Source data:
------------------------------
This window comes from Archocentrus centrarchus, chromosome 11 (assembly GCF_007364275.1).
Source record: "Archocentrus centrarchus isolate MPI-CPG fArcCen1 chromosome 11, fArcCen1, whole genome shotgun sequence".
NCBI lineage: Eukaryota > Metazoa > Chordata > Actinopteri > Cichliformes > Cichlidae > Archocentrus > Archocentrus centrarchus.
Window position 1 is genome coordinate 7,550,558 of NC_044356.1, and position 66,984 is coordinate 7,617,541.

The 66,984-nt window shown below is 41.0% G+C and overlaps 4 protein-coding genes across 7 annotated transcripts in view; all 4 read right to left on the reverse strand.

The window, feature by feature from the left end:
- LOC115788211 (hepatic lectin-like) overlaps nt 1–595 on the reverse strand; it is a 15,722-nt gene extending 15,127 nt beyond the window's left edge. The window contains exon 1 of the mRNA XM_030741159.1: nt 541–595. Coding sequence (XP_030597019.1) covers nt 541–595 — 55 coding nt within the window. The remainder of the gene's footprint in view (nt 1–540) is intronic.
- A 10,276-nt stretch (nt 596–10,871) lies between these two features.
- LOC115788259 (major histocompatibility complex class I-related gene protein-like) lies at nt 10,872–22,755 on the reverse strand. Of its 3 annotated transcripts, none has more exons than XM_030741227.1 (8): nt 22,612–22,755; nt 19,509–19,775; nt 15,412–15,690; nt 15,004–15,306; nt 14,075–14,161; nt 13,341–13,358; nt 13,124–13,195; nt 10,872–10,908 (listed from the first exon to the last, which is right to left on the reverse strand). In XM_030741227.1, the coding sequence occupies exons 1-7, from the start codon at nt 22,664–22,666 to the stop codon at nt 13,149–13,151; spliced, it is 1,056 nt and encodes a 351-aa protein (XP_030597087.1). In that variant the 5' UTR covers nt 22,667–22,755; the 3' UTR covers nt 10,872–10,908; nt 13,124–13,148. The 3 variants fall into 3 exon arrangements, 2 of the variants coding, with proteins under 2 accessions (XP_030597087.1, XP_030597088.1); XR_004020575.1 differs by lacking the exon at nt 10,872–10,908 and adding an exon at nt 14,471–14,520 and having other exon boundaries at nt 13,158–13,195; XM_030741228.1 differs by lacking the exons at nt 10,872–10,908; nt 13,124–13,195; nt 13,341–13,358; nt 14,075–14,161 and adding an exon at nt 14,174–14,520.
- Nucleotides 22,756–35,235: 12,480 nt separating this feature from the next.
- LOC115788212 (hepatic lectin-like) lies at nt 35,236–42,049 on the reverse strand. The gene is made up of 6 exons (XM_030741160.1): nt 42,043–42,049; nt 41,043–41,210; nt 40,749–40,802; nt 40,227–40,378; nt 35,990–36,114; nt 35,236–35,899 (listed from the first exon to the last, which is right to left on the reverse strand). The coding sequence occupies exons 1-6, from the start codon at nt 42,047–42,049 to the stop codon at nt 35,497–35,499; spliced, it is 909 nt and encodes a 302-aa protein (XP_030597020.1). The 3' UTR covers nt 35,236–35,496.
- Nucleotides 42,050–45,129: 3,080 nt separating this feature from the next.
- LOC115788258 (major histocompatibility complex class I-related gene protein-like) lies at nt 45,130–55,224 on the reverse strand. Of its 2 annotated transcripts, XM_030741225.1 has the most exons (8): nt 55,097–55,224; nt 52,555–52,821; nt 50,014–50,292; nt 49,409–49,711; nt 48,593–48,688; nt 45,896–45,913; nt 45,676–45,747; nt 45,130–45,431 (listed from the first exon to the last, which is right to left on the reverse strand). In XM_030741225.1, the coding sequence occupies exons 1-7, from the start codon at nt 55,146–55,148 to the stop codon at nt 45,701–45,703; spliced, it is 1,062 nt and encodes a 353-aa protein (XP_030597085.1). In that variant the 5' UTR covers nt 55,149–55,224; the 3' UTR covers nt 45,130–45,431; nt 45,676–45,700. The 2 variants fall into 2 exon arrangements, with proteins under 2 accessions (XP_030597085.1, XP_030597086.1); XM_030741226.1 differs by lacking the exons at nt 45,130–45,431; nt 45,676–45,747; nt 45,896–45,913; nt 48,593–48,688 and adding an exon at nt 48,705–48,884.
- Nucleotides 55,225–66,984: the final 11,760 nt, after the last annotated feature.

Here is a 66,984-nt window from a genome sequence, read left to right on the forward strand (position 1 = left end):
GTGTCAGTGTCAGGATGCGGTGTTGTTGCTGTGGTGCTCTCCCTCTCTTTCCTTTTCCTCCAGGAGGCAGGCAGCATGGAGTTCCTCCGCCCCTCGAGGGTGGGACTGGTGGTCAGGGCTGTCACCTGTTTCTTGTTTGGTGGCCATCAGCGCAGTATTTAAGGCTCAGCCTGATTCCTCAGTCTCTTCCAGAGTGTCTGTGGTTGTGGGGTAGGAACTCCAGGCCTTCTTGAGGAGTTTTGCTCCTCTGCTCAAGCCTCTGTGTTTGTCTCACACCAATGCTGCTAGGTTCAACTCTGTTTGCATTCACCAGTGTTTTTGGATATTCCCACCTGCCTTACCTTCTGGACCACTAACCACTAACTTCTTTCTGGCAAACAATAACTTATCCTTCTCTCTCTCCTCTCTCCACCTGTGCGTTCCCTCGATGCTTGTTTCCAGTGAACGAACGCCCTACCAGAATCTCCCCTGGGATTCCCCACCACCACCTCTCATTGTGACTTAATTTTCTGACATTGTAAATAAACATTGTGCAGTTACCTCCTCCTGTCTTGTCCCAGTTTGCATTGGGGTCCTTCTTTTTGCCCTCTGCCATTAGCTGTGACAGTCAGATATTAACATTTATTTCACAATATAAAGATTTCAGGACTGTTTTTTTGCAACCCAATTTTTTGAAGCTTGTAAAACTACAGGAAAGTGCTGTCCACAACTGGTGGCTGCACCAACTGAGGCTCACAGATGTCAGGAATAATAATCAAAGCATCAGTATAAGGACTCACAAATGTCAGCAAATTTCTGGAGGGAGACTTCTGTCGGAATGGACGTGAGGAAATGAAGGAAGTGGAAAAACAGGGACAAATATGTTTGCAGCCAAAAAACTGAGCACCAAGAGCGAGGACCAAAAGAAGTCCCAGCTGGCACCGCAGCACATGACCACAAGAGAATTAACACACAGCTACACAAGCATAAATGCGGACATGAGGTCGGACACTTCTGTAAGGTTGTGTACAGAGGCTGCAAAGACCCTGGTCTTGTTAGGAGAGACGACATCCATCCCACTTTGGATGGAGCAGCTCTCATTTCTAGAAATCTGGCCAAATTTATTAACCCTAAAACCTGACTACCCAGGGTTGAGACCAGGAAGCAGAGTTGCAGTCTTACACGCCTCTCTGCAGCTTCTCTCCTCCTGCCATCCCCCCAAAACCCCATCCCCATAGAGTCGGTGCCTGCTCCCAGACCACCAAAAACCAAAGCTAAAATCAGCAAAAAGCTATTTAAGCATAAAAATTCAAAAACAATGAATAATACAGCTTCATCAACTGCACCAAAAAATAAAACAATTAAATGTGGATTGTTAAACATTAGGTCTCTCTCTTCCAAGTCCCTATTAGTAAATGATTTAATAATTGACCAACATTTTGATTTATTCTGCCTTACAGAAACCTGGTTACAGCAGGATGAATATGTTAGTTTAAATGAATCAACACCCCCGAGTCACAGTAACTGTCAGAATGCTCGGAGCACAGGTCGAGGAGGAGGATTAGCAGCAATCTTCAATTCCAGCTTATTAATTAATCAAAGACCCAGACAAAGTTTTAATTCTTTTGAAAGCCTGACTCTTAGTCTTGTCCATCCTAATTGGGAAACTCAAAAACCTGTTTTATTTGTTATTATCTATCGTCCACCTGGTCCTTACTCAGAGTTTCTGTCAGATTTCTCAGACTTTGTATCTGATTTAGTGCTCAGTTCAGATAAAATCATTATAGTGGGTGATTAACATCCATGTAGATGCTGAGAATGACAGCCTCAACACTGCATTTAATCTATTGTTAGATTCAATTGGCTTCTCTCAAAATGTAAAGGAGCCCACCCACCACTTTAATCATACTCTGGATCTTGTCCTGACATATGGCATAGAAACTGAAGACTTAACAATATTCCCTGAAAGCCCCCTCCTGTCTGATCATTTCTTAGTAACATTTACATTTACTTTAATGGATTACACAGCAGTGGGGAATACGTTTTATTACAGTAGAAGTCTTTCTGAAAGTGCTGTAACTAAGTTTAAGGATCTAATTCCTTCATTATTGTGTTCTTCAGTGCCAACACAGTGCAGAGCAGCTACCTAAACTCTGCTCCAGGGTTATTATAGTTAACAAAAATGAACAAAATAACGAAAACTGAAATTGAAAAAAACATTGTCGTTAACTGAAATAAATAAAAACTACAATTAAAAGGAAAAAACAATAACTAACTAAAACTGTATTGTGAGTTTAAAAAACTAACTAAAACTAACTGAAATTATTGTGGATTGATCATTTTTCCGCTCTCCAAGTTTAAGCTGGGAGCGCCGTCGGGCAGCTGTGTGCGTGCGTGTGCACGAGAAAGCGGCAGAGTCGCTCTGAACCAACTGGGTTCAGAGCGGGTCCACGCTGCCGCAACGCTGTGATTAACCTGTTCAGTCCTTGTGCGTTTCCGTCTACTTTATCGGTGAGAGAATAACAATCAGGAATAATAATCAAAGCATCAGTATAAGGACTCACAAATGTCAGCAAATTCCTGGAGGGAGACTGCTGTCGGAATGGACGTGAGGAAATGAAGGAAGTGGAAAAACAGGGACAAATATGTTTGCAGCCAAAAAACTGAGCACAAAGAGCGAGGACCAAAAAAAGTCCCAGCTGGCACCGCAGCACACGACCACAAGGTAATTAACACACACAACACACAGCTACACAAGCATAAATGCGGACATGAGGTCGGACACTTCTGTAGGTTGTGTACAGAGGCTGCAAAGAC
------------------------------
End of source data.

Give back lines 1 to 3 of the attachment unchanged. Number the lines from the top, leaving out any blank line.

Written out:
This window comes from Archocentrus centrarchus, chromosome 11 (assembly GCF_007364275.1).
Source record: "Archocentrus centrarchus isolate MPI-CPG fArcCen1 chromosome 11, fArcCen1, whole genome shotgun sequence".
NCBI lineage: Eukaryota > Metazoa > Chordata > Actinopteri > Cichliformes > Cichlidae > Archocentrus > Archocentrus centrarchus.